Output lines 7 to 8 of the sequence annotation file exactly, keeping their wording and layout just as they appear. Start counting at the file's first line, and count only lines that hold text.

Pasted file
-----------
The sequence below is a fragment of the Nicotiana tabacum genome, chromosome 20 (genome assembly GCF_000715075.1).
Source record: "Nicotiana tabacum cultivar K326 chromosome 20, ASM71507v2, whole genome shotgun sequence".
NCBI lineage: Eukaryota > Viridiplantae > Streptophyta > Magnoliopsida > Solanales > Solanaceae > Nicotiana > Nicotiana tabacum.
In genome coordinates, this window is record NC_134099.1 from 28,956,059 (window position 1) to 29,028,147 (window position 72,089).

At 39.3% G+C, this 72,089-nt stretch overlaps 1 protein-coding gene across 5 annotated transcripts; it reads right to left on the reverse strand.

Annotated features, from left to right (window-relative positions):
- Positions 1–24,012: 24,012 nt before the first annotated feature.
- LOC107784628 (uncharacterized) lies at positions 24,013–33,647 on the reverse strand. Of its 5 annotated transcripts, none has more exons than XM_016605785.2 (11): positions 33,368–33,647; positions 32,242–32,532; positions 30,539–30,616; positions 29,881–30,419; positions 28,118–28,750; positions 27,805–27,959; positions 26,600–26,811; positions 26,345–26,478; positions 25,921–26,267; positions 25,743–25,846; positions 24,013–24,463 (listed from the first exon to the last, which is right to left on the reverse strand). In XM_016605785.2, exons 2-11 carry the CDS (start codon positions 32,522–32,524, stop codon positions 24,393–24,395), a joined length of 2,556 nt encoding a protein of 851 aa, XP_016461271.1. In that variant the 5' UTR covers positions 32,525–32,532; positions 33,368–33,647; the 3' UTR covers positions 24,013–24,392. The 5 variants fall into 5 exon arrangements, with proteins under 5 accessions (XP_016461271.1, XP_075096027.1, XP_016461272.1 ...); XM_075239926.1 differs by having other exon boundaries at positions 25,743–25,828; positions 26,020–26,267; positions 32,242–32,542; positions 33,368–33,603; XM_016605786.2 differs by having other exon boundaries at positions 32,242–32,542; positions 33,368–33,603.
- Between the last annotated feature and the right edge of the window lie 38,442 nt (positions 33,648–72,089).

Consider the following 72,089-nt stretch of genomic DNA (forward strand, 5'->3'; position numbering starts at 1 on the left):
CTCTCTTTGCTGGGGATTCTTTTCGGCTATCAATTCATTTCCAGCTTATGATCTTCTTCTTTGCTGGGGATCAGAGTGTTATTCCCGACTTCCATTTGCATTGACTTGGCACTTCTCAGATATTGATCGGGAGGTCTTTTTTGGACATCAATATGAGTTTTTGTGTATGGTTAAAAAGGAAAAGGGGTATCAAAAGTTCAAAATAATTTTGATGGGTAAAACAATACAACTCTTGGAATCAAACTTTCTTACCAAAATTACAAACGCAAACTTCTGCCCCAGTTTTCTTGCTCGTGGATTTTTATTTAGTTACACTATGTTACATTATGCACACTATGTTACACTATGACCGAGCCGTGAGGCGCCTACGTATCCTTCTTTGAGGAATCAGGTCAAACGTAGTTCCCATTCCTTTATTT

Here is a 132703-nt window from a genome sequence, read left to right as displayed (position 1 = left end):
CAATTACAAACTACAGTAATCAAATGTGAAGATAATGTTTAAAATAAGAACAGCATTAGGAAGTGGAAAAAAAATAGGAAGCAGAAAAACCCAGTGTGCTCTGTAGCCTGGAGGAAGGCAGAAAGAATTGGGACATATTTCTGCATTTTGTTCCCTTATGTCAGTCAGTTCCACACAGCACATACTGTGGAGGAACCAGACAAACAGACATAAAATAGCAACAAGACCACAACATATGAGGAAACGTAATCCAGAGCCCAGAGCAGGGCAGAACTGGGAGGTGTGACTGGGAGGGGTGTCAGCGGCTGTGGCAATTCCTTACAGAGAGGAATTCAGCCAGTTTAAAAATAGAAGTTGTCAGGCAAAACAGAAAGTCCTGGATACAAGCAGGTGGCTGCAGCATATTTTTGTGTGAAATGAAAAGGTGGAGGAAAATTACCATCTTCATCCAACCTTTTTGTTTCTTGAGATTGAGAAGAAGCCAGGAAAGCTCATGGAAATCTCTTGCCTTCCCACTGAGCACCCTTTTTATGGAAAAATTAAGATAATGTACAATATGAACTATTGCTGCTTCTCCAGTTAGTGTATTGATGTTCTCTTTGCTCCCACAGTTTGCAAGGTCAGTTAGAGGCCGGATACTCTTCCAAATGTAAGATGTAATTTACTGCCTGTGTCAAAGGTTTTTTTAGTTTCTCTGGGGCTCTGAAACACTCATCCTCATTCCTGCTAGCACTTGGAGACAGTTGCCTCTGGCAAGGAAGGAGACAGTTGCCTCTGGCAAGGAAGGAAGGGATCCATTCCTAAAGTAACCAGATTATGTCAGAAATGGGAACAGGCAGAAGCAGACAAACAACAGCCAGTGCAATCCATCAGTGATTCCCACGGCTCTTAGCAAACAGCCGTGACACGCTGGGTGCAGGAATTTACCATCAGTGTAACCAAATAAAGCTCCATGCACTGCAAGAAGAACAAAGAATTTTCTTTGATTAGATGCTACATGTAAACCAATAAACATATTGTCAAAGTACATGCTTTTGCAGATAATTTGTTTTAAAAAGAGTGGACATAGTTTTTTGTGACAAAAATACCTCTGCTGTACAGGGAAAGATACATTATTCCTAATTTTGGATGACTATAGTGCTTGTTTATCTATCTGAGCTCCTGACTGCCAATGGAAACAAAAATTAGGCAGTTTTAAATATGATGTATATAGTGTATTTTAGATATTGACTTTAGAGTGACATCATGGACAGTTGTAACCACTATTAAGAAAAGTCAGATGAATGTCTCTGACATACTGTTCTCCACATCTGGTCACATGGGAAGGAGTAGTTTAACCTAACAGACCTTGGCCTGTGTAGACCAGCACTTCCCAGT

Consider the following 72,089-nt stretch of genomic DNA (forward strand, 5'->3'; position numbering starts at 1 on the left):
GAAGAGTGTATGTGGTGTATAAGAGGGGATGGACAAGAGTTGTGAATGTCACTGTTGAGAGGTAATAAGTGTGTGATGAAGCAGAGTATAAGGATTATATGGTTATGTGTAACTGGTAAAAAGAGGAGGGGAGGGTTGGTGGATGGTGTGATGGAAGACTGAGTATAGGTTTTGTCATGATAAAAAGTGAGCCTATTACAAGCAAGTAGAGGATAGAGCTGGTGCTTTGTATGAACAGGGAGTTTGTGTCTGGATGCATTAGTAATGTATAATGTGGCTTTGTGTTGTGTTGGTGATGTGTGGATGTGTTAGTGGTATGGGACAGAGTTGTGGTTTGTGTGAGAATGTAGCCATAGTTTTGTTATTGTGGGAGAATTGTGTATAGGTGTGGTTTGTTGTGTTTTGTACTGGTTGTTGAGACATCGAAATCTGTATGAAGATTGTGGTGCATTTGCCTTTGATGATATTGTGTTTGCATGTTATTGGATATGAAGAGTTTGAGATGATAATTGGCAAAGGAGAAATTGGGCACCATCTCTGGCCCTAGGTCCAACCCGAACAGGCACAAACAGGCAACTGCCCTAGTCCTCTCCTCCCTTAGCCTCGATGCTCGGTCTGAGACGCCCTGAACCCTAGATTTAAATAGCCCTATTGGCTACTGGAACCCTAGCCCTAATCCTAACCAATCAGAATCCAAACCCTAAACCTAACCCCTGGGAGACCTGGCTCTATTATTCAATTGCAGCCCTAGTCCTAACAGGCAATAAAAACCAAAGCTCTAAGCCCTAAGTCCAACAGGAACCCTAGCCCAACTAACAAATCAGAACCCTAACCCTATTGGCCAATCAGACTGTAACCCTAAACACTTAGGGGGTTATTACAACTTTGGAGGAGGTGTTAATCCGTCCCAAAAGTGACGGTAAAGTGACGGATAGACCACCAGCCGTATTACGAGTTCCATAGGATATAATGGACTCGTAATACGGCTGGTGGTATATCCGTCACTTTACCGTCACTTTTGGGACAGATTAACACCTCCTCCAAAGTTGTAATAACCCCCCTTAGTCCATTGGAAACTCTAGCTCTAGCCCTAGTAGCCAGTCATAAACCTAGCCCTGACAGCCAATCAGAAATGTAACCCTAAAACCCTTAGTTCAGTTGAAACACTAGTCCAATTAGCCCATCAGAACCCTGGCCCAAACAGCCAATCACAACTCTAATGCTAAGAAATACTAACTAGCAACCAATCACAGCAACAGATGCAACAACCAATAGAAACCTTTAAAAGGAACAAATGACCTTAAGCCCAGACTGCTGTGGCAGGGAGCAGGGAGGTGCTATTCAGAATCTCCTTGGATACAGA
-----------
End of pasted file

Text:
- Positions 1–24,012: 24,012 nt before the first annotated feature.
- LOC107784628 (uncharacterized) lies at positions 24,013–33,647 on the reverse strand. Of its 5 annotated transcripts, none has more exons than XM_016605785.2 (11): positions 33,368–33,647; positions 32,242–32,532; positions 30,539–30,616; positions 29,881–30,419; positions 28,118–28,750; positions 27,805–27,959; positions 26,600–26,811; positions 26,345–26,478; positions 25,921–26,267; positions 25,743–25,846; positions 24,013–24,463 (listed from the first exon to the last, which is right to left on the reverse strand). In XM_016605785.2, exons 2-11 carry the CDS (start codon positions 32,522–32,524, stop codon positions 24,393–24,395), a joined length of 2,556 nt encoding a protein of 851 aa, XP_016461271.1. In that variant the 5' UTR covers positions 32,525–32,532; positions 33,368–33,647; the 3' UTR covers positions 24,013–24,392. The 5 variants fall into 5 exon arrangements, with proteins under 5 accessions (XP_016461271.1, XP_075096027.1, XP_016461272.1 ...); XM_075239926.1 differs by having other exon boundaries at positions 25,743–25,828; positions 26,020–26,267; positions 32,242–32,542; positions 33,368–33,603; XM_016605786.2 differs by having other exon boundaries at positions 32,242–32,542; positions 33,368–33,603.